For East Africa's lions, is the future bright?
Posted Friday, May 3 2013 at 17:56
A National Geographic advertisement captures it succinctly: “The cat’s hunting abilities are outstanding; he actively stalks his prey,” says the commentator. But the video shows a domestic cat chasing a little red laser light in a plush home with pristine white sofas. The message: If we do not do something fast to conserve the big felines, domestic cats might have to be used as a stand-in, and these are the kind of videos that the National Geographic will be forced to make to illustrate the life of lions, tigers, cheetahs and leopards.
East Africa is famous for its wildlife, and lions are at the top of the hierarchy. But researchers fear that lions may be extinct in a few decades.
Five decades later
The decline in Africa’s lion populations is staggering. Niels Morgensen, who founded Mara Naboisho Lion Project in Kenya in 2011, says Africa had 100,000 lions in 1960. Five decades later, there are just 30,000 left.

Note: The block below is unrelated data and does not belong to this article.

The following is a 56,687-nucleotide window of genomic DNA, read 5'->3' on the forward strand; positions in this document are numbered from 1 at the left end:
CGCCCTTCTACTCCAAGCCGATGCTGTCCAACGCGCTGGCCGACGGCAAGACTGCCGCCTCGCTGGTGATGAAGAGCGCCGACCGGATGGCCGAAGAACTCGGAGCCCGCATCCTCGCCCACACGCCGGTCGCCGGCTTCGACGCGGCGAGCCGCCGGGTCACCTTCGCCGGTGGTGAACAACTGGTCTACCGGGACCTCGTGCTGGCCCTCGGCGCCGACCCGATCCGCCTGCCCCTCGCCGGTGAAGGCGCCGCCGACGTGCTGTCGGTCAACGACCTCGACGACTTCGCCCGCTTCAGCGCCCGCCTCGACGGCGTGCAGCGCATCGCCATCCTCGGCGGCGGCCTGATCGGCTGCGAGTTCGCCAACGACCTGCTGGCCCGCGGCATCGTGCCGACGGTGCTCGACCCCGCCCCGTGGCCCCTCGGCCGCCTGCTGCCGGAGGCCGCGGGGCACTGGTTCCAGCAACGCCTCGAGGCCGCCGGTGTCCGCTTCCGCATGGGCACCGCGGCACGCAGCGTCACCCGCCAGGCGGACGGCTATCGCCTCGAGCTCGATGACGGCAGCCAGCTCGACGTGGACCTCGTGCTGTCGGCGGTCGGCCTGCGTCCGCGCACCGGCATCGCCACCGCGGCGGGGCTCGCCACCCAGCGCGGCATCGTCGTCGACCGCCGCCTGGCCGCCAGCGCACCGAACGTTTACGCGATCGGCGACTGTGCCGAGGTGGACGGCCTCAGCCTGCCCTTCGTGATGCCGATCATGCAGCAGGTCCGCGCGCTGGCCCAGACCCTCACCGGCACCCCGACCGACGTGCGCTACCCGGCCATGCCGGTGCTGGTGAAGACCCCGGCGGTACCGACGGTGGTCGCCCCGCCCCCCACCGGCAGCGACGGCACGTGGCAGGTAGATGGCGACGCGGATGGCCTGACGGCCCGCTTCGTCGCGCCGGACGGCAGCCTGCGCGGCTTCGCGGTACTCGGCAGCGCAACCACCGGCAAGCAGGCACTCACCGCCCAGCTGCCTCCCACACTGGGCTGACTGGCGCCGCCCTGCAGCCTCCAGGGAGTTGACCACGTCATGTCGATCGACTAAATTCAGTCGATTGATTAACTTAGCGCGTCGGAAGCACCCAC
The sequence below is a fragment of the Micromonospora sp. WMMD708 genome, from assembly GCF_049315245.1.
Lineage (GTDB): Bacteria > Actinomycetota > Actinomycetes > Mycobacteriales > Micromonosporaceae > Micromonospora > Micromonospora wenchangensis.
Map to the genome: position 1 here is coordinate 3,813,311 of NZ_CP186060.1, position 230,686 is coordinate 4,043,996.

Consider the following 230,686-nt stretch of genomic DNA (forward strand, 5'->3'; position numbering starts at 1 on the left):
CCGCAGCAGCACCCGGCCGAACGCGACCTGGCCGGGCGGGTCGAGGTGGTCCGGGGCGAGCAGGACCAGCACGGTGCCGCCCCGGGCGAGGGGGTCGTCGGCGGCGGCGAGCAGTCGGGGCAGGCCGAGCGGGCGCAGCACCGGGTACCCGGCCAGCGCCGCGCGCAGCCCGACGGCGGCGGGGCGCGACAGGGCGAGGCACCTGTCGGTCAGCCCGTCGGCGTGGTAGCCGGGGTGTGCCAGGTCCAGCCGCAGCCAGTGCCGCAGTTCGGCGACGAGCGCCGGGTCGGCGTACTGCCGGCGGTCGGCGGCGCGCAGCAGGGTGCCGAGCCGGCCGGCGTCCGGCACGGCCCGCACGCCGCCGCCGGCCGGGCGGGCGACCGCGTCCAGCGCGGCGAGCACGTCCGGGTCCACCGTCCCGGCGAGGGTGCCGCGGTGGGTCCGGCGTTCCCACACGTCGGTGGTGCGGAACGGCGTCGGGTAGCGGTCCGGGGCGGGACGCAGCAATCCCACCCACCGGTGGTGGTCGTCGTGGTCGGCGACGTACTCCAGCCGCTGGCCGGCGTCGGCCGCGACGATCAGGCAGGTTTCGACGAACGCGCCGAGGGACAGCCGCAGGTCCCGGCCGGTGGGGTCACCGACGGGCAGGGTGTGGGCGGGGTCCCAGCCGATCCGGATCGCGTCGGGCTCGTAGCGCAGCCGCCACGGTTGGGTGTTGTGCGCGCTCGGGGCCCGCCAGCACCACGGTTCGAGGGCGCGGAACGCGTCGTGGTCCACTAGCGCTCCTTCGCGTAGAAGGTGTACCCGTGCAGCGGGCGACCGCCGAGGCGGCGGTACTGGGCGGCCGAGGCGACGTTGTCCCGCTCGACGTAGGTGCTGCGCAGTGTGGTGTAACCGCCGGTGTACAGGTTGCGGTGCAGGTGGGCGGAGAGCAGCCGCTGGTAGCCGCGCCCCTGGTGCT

This decline points to what once would have seemed ludicrous, an inevitable extinction of the king of the jungle.
This is not an unlikely scenario. In 2010, the Barbary lion of North Africa, one of the eight African lion sub-species, was declared extinct in the wild. It had a long history of suffering at the hands of humans.
The earliest records show that ancient Egyptians killed the Barbary lions as they began to settle down to sedentary lives. The Barbary lion was even taken to Europe, especially Italy where ancient Romans used them in gladiator fights.
In the 12th century, King John of England established a zoo, one of the oldest in the world, which was later relocated to the Tower of London. When the tower’s moat was excavated in the 1930s, it revealed two medieval lion skulls of the Barbary lion.
With the spread of the Arabs in North Africa, the Barbary lion was seen as a nuisance and killed. Now, none exist in the wild.
Ten years ago, Kenya had 15,000 lions. Today, the population is a paltry 2,500 lions.
Niels Morgensen, working on his doctorate degree and curious about lions’ behaviour inside and outside protected areas in the Mara — renowned as the “big cat country” — studied how livestock affects them.
Attacks on cattle by lions are the bane of pastoral communities like the Maasai and Samburu. When they strike, the herders retaliate by killing the offending animals.
The need to save the king of beasts has spurred researchers and wildlife conservationists to seek solutions outside the confines of state-managed parks and reserves. They are now focusing on conservancies.